The only active volcano in Continental Europe, Mount Vesuvius is a popular destination for excursions, and offers a stunning panorama over the Naples bay, as well as a thrilling opportunity to look inside its crater. Infamous because it destroyed Pompeii 2 000 years ago, Vesuvius is now carefully controlled by geologists. An interesting choice can be visiting it in the morning - it's 20 minutes away from Naples - and then heading to the Pompeii archaeological site in the afternoon.
With its stunning rock cliffs over a deep blue sea and its polished, upper-class gardens and villas, this beautiful island in front of the Sorrento bay has much to offer. Don't miss the Grotta Azzurra sea cave, in which a play of lights makes the water sparkle with an ethereal blue. Admire the elegant fin-de-siècle architecture of Villa Lysis and the sea view from the terrace, or visit the rocky beaches of Marina Grande and Spiaggia di Faro. Expect the island to be crowded in the summer.
Since its opening in 1943, this bustling restaurant has been an institution in Naples: frequented by famous writer and actor Eduardo de Filippo, it has also hosted well-known guests like Maradona and Michael Schumacher. It offers typical Neapolitan dishes such as stuffed grilled pepper and pasta from daily markets, and has a remarkable choice of wines.
Recommended by tourists in search of high quality Neapolitan flavours, and well reviewed by local newspapers, this atmospheric restaurant is called 'My Friends' in Italian, and is a great spot to taste traditional classics such as Gnocchi alla Sorrentina and Ragù meatballs. Their after-dinner limoncello is said to be particularly good.
Popular among Neapolitans, lesser-known by tourists, Pellone is the perfect place to get to know what a local modern pizzeria feels like, and a great occasion to mingle with locals and some well-informed fellow visitor at a common table. The staff has a loud, easy-going personality and will serve you huge pizzas at reasonable prices.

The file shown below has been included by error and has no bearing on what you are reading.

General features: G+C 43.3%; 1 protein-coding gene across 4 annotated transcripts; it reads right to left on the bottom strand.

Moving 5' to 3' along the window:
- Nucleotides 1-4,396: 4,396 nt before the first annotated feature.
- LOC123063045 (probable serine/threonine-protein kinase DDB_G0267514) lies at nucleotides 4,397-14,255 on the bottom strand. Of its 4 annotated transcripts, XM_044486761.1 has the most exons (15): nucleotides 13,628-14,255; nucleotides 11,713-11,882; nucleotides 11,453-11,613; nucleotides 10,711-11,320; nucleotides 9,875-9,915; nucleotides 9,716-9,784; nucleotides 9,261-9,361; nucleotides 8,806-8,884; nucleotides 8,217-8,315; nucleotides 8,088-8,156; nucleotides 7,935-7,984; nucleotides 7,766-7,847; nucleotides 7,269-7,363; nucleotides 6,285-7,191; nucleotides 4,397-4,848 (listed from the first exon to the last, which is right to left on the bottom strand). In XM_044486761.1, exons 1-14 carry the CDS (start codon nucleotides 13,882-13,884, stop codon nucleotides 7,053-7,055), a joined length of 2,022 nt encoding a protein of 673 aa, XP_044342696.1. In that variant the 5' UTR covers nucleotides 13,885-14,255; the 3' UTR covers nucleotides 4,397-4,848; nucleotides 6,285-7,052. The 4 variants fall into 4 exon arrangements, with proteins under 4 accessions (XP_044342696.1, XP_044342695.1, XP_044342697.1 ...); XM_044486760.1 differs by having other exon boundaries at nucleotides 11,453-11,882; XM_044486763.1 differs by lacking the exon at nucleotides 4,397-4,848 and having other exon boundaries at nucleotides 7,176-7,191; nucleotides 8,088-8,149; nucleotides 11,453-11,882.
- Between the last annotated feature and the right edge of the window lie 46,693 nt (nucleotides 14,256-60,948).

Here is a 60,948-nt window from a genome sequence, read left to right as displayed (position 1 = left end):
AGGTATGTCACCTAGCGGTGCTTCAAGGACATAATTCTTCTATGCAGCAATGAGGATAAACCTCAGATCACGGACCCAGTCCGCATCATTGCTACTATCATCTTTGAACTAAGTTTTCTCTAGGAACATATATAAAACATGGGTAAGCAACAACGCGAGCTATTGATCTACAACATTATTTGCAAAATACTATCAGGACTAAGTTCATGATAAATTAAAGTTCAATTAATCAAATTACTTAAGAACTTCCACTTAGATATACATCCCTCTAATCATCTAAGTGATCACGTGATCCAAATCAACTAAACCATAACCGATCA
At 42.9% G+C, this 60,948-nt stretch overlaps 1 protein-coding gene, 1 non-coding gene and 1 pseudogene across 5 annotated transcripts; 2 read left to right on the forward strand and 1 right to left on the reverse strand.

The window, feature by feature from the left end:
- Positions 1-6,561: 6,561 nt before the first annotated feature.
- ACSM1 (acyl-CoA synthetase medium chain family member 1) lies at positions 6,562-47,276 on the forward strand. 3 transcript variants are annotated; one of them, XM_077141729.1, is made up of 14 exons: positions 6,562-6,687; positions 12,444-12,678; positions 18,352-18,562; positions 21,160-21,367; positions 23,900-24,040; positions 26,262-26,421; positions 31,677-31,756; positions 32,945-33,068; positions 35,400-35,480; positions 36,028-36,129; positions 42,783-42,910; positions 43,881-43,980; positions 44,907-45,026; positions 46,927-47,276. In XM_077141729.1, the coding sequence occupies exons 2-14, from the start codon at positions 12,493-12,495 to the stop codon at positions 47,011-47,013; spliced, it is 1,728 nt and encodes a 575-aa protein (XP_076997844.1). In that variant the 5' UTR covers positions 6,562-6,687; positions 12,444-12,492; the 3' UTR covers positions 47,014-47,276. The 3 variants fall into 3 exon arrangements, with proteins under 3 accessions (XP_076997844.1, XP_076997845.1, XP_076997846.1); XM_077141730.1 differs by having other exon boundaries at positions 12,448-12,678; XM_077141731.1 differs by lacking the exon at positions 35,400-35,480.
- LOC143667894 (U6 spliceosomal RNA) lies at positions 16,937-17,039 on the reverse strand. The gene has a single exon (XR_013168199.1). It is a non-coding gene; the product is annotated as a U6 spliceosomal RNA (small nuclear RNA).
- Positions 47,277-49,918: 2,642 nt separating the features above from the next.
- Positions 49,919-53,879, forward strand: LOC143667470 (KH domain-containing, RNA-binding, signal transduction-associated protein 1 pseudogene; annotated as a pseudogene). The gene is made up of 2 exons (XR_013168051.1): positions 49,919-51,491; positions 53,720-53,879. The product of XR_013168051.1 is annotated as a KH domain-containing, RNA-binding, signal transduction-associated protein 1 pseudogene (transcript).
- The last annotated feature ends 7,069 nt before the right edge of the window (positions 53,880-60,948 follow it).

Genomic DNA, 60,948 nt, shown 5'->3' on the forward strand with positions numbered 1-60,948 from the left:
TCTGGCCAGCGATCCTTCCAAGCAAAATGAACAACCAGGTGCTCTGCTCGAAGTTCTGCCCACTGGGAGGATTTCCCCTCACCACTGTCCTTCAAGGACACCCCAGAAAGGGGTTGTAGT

Da Michele's historical pizzeria is always packed with people, for a reason: it takes pride in preserving its own traditional pizza recipe, passed down from generation to generation since 1870. You might find some queue, but it's worth it to taste Michele's culinary tradition.
Located in the Spanish Quarter in Naples, Trattoria da Nennella is appreciated for the quality of its affordable traditional dishes, and for the teeming, loud Neapolitan atmosphere you can find inside - the waiters of this restaurant will give you a warm welcome, and even whistle some songs if they feel like it.
If you feel like taking a break from traditional cuisine, this wine bar and grill house on the Vomero hill will offer you a sophisticated alternative, with its selection of international wines and barbecue meat dishes. Located inside an 18th-century palace, it has a cosy atmosphere, and also specializes in homebrew beer and choice cold cuts.
Set in a stunning position in front of the Posillipo bay, with a seafront view over historical palaces, Capri and Mount Vesuvius, this exclusive restaurant has an impressive wine selection and an elegant, thoughtful menu proposal - the lasagnetta is a must try. It may not be cheap, but it's certainly a fantastic choice for a luxurious evening.
For a savoury typical dinner at an affordable price, head to this cosy restaurant located in a characteristic Neapolitan alley, a 'vico': the menu is simple but successful, and the warm-hearted staff will be happy to give you a full explanation about every dish. Don't miss the chef's own recipe, Spaghetti alla Don Raffaé, inspired by a popular Italian song - typical yet creative, and a favourite among guests.
An actual life hack for tasting tons of typical food in Naples while on a budget is having your lunch break at Nonna Anna's. This old-fashioned canteen, hidden inside a covered city market, doesn't provide table service, but it is a favourite among locals, and offers delicious showcooked specialities at an incredible value for money.
Fried street food is an unmissable tradition in Naples, and Friggitoria Vomero is definitely an expert in the field. Located in the historical part of Naples, it has been serving on-the-go snacks since 1938 and is still going strong. Try different specialities, and make sure you don't miss mozzarella sandwiches and polenta.